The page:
#Preventing #suicide? Some #Boston docs offer ideas

A long post on CommonHealth about suicide last week.  There, two docs from MGH offer this conclusion:

...(I)f we devote the time and resources to be personally available, the rate of suicide goes down even in difficult social circumstances. This has been found in settings as varied as high schools and military gatherings.

So, we can, it turns out, do a lot. Moreover, much of what we can do is what we ought to be doing anyhow. Screening for preexisting risk factors early in life is essential.

We need to detect and treat psychiatric illnesses more effectively and earlier in life. We need a better approach to the social factors that haunt us and put us at risk for suicide. We need to understand and spread the word more effectively about the risk factors for all suicides.

And, most importantly, we need each other. Every single study of suicide and its causes shows that through open, personal and informed communication, the rate of suicide can be decreased. We’re pack animals. We need each other.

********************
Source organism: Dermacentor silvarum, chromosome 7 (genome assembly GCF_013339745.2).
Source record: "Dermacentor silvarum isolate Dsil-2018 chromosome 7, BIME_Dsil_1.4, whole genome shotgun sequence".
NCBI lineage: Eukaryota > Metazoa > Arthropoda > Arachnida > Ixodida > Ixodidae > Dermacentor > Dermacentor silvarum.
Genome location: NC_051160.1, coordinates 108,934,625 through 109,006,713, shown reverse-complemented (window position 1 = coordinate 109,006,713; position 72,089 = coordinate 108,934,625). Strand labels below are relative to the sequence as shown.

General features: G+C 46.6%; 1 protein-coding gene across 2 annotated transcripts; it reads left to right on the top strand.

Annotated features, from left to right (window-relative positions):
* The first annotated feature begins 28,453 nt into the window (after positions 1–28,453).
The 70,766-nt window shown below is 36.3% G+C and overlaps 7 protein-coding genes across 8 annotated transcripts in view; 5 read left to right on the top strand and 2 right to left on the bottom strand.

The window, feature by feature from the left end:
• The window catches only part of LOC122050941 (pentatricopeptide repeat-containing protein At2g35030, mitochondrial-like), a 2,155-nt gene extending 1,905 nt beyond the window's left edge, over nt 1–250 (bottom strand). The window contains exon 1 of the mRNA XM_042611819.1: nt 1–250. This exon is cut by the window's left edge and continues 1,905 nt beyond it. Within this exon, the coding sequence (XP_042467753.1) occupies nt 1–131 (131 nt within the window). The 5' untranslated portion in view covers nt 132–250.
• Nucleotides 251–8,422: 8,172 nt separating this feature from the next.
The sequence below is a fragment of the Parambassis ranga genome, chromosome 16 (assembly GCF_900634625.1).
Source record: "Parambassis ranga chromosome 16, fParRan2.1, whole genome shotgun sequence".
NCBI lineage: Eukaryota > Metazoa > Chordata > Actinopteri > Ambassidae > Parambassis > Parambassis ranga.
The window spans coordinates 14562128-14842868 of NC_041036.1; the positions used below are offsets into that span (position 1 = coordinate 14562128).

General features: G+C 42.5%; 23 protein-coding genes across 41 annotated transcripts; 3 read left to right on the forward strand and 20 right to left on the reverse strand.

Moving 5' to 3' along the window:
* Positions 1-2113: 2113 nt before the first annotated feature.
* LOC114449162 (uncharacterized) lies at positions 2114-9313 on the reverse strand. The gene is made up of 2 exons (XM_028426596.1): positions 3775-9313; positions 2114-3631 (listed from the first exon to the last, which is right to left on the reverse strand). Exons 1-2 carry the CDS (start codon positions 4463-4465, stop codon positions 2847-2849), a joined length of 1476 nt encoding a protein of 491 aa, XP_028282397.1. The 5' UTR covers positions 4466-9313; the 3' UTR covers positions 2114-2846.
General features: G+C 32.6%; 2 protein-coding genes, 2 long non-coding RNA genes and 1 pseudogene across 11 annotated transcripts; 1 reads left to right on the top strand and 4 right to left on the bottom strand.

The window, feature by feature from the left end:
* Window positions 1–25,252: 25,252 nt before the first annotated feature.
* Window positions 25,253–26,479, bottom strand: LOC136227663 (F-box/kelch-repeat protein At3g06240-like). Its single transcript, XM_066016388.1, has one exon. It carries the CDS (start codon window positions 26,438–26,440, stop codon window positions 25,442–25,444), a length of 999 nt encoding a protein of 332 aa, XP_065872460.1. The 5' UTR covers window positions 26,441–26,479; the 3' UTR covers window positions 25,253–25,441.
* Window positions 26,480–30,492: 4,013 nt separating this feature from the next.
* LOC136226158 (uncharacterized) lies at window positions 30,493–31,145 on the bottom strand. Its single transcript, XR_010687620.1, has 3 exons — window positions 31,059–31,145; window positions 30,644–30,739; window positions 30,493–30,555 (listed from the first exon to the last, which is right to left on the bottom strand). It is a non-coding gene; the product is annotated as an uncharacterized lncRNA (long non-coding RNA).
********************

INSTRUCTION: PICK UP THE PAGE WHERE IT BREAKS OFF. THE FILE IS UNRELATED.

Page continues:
On the other side of the river Matthew K. Nock, the director of Harvard University’s Laboratory for Clinical and Developmental Research, was the subject of a 2013 profile in the NYTimes Magazine.

Our understanding of how suicidal thinking progresses, or how to spot and halt it, is little better now than it was two and a half centuries ago, when we first began to consider suicide a medical rather than philosophical problem and physicians prescribed, to ward it off, buckets of cold water thrown at the head.

“We’ve never gone out and observed, as an ecologist would or a biologist would go out and observe the thing you’re interested in for hours and hours and hours and then understand its basic properties and then work from that,” Matthew K. Nock, the director of Harvard University’s Laboratory for Clinical and Developmental Research, told me. “We’ve never done it.”

In an August paper in the Journal of Affective Disorders, he and his team looked at STB — suicidal thoughts and behaviors —  looked at risk factors for 2,400 people. They found a strong link between suicide and “mental disorders” but note that “actors like childhood adversities or trauma also play a considerable role in the new onset of STB, especially in the transition from suicide ideation to suicide attempt.”

More on Dr. Nock here.

His lab has been busy. He’s co-author on 15 studies so far in 2015, ranging from suicide in the military to college freshman to depressed adolescent.

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